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Polish Red Borscht Barszcz Czerwony Recipe

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red borscht barszcz czerwony z uszkami

The traditional Polish Christmas soup recipe involves making a beetroot starter and using it in the soup. This fermented soup is quite healthy and is often eaten on Christmas Eve with the uszka dumplings! 

What Is The Polish Christmas Borscht?

Often referred to as wigilijny barszcz czerwony, the Polish red borscht is another soup that’s traditionally served on Christmas Eve. Tasty and delicious, the soup is a little sour, a little sweet, and a little tangy. 

It’s made using Zakwas Buraczany, a beetroot sourdough starter. The borscht can be served plain, or with the popular uszka dumplings that are stuffed with mushrooms and called little ears.

The dish is highly nutritious, low-calorie, and contains many vitamins that make people believe in its healing properties. It’s also popular as a dish in the treatment of anemia. 

So Who Invented The Red Borscht? And When Was The Polish Red Borscht invented?  

Soups in general have been around for centuries, but they’re first mentioned in Polish culinary history in the 13th century. Soups were considered a filling meal for people of all classes. 

The first recorded recipe for borscht dates back to 1580. Originally made by the Slavs, this sour-tasting soup had reached Poland by the 16th century. First made with common hogweed (Heracleum sphondylium) which grows wild in Europe and Asia, it led to the creation of the phrase ‘tani jak barszcz’ or ‘cheap as borscht’.

There are many versions of borscht – white, red, hot, cold, and more. The beetroot version of borscht appeared in cookbooks around 1735. 

So history doesn’t tell us exactly when the Polish Christmas borscht version came into existence, but it has been around since the Medieval ages, albeit in a different format. Back then, instead of being served with dumplings, the barszcz czerwony recipe was made with groats, fish, or eggs. 

Polish barszcz czerwony in a white bowl.
barszcz czerwony is an integral part of every Christmas meal!

How To Make Barszcz Czerwony Recipe

Step I – Prepare the Beetroot Sourdough [Zakwas Buraczany] A Week Earlier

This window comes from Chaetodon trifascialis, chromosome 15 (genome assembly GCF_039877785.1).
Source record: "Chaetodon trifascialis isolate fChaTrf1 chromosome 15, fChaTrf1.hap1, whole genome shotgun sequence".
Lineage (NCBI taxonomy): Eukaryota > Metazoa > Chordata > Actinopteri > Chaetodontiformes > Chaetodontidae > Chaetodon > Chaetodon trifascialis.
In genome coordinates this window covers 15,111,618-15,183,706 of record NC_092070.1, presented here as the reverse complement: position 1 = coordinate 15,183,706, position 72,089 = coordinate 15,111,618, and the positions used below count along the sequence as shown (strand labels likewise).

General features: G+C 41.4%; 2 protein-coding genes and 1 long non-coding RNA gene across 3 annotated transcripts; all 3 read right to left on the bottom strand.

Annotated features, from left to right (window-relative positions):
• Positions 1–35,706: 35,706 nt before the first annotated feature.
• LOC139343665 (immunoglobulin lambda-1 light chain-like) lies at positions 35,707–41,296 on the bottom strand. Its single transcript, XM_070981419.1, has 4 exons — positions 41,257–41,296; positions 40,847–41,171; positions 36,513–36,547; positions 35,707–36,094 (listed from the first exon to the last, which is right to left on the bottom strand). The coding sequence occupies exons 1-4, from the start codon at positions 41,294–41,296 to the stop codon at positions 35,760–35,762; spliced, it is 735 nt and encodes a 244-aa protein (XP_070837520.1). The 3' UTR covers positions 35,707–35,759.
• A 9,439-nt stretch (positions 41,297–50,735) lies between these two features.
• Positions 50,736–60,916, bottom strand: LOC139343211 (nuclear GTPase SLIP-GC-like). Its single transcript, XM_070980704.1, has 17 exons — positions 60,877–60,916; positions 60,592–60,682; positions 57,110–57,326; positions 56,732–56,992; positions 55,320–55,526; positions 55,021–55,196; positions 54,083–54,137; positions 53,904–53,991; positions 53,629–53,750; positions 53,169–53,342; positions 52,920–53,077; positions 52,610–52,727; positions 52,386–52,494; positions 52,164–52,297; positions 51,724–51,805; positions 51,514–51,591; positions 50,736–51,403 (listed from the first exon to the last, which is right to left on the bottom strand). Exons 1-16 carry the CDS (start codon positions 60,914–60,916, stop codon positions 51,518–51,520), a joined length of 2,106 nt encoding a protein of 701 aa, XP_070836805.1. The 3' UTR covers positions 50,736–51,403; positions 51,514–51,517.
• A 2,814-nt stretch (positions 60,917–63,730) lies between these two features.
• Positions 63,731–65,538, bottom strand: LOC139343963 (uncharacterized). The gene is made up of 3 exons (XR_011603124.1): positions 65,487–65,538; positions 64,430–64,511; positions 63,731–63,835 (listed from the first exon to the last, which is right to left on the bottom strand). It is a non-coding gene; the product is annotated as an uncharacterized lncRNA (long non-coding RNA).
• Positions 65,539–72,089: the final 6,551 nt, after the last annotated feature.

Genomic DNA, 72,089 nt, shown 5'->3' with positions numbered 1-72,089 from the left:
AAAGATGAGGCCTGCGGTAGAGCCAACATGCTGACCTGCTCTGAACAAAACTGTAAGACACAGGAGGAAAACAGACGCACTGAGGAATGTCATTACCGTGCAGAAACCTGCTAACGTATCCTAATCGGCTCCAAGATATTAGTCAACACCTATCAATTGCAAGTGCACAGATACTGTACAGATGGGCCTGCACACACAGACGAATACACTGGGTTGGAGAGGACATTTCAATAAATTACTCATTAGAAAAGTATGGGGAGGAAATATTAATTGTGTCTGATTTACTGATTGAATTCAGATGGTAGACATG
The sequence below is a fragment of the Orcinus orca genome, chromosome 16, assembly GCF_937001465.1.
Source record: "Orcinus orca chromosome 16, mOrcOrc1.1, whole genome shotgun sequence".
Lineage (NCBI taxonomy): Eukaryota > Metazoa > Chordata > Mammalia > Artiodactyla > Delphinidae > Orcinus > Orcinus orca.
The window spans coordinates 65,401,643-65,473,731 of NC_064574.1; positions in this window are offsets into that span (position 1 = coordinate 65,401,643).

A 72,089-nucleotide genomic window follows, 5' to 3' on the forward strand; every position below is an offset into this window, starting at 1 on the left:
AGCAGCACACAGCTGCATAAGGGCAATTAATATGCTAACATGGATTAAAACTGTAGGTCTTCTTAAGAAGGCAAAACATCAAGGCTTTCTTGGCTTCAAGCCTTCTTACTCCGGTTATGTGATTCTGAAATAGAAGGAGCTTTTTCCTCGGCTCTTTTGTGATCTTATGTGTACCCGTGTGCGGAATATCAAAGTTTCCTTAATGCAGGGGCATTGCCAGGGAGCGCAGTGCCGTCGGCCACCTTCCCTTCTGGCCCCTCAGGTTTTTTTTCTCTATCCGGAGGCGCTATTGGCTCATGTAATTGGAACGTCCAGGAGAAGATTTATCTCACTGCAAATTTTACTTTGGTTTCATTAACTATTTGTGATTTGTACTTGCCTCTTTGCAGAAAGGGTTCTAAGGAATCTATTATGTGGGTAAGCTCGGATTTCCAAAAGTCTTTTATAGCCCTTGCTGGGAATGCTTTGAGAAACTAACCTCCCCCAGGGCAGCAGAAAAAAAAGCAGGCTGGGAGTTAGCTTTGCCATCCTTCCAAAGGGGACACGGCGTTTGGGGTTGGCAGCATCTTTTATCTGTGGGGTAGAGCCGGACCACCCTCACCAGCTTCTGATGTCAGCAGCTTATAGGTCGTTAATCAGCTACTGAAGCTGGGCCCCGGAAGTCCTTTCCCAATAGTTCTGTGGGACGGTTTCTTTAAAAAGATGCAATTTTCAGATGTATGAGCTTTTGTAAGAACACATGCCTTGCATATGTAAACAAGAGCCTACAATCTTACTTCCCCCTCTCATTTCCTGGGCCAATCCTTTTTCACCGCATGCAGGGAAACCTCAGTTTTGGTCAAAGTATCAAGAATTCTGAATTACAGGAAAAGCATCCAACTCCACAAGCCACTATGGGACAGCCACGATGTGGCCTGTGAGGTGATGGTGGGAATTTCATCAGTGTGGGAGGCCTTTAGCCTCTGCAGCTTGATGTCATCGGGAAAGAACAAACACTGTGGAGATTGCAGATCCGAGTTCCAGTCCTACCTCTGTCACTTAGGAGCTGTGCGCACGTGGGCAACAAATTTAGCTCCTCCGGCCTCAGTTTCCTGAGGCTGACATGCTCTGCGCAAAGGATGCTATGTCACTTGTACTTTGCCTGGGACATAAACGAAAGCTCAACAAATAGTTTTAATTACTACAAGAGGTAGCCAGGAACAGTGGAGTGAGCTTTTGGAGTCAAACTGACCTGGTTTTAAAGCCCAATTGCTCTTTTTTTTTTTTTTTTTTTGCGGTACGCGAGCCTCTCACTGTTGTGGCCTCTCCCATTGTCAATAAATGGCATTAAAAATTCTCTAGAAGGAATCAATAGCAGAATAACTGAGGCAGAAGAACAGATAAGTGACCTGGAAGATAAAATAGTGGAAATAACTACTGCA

Peel and dice the beetroots, but leave 1 or 2 horizontal slices aside for each jar.

Sterilize a jar and put the diced beetroot, bay leaves, and allspice berries in it. Cover with hot water with salt dissolved in it.

Beetroot pieces in a jar.
Ingredients for the zakwas buraczany in a jar

Cover this with the beetroot slices leaving some free space at the top. Leave in a cold dark place for up to a week, and the beetroot sourdough will be ready for use.

Polish beetroot starter in a glass jar.
Add slices of beetroot on top of the other sourdough ingredients

Step II – Prepare the Red Borscht [Barszcz Czerwony]

Once the sourdough is ready, throw away the allspice berries and bay leaves and separate the water from the beetroots.

Beetroot sourdough starter in a white bowl.
Beetroot sourdough starter

In a large pot, add the beetroot pieces with the other ingredients, cover with water and cook for 40 minutes.

Drain the soup so it’s clear and add the sourdough water to it. Turn off the stove as soon as it starts to boil. Serve the Polish red borscht warm with uszka – little ear dumplings, paszteciki – sauerkraut pies, or krokiety.

Polish Christmas beetroot soup in a white bowl.
Tasty Polish Christmas beetroot soup!

Tips For Making The Perfect Polish Red Borscht

  • This soup is eaten all year round in Poland. The Christmas version requires uszka dumplings inside.
  • You can replace the dumplings with pieces of boiled potatoes or mashed potatoes. 
  • At other times of the year, you can also serve with boiled eggs or mince dumplings. 
  • For Christmas Eve, Polish food is always vegetarian. But at other times of the year, you can replace the water with chicken rosol stock.
  • If you don’t want to make the beetroot starter, there is a ready-to-use red borscht concentrate
  • If you want it sweeter, add honey.